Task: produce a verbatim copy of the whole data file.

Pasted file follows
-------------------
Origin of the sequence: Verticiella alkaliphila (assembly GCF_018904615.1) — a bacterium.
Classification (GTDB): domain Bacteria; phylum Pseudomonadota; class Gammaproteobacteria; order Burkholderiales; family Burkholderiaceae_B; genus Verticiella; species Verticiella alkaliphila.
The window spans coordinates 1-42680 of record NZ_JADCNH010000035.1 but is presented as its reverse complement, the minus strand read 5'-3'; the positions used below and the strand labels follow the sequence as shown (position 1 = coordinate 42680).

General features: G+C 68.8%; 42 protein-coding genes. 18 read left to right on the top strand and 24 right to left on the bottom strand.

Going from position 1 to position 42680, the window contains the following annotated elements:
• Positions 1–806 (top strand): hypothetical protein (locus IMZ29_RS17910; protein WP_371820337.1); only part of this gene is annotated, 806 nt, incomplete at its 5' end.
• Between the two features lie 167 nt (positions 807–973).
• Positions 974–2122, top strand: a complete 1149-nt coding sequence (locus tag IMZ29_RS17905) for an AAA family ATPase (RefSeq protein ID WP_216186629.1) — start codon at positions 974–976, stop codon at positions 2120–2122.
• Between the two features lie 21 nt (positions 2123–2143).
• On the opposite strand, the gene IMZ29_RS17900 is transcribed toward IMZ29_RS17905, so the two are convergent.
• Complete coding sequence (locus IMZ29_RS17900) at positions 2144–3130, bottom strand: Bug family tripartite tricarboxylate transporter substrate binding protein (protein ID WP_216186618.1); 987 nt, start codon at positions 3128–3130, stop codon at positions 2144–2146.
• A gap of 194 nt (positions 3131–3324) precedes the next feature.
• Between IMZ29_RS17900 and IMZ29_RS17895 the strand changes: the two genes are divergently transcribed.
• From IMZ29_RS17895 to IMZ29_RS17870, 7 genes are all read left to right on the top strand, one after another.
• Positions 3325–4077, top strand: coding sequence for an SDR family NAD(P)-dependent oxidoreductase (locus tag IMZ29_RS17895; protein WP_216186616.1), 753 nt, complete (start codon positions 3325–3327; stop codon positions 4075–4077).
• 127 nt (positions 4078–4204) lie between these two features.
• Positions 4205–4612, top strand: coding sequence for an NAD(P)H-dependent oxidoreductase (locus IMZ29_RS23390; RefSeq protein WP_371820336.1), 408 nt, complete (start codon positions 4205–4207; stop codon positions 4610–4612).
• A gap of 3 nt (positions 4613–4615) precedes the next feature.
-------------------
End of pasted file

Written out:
Origin of the sequence: Verticiella alkaliphila (assembly GCF_018904615.1) — a bacterium.
Classification (GTDB): domain Bacteria; phylum Pseudomonadota; class Gammaproteobacteria; order Burkholderiales; family Burkholderiaceae_B; genus Verticiella; species Verticiella alkaliphila.
The window spans coordinates 1-42680 of record NZ_JADCNH010000035.1 but is presented as its reverse complement, the minus strand read 5'-3'; the positions used below and the strand labels follow the sequence as shown (position 1 = coordinate 42680).

General features: G+C 68.8%; 42 protein-coding genes. 18 read left to right on the top strand and 24 right to left on the bottom strand.

Going from position 1 to position 42680, the window contains the following annotated elements:
• Positions 1–806 (top strand): hypothetical protein (locus IMZ29_RS17910; protein WP_371820337.1); only part of this gene is annotated, 806 nt, incomplete at its 5' end.
• Between the two features lie 167 nt (positions 807–973).
• Positions 974–2122, top strand: a complete 1149-nt coding sequence (locus tag IMZ29_RS17905) for an AAA family ATPase (RefSeq protein ID WP_216186629.1) — start codon at positions 974–976, stop codon at positions 2120–2122.
• Between the two features lie 21 nt (positions 2123–2143).
• On the opposite strand, the gene IMZ29_RS17900 is transcribed toward IMZ29_RS17905, so the two are convergent.
• Complete coding sequence (locus IMZ29_RS17900) at positions 2144–3130, bottom strand: Bug family tripartite tricarboxylate transporter substrate binding protein (protein ID WP_216186618.1); 987 nt, start codon at positions 3128–3130, stop codon at positions 2144–2146.
• A gap of 194 nt (positions 3131–3324) precedes the next feature.
• Between IMZ29_RS17900 and IMZ29_RS17895 the strand changes: the two genes are divergently transcribed.
• From IMZ29_RS17895 to IMZ29_RS17870, 7 genes are all read left to right on the top strand, one after another.
• Positions 3325–4077, top strand: coding sequence for an SDR family NAD(P)-dependent oxidoreductase (locus tag IMZ29_RS17895; protein WP_216186616.1), 753 nt, complete (start codon positions 3325–3327; stop codon positions 4075–4077).
• 127 nt (positions 4078–4204) lie between these two features.
• Positions 4205–4612, top strand: coding sequence for an NAD(P)H-dependent oxidoreductase (locus IMZ29_RS23390; RefSeq protein WP_371820336.1), 408 nt, complete (start codon positions 4205–4207; stop codon positions 4610–4612).
• A gap of 3 nt (positions 4613–4615) precedes the next feature.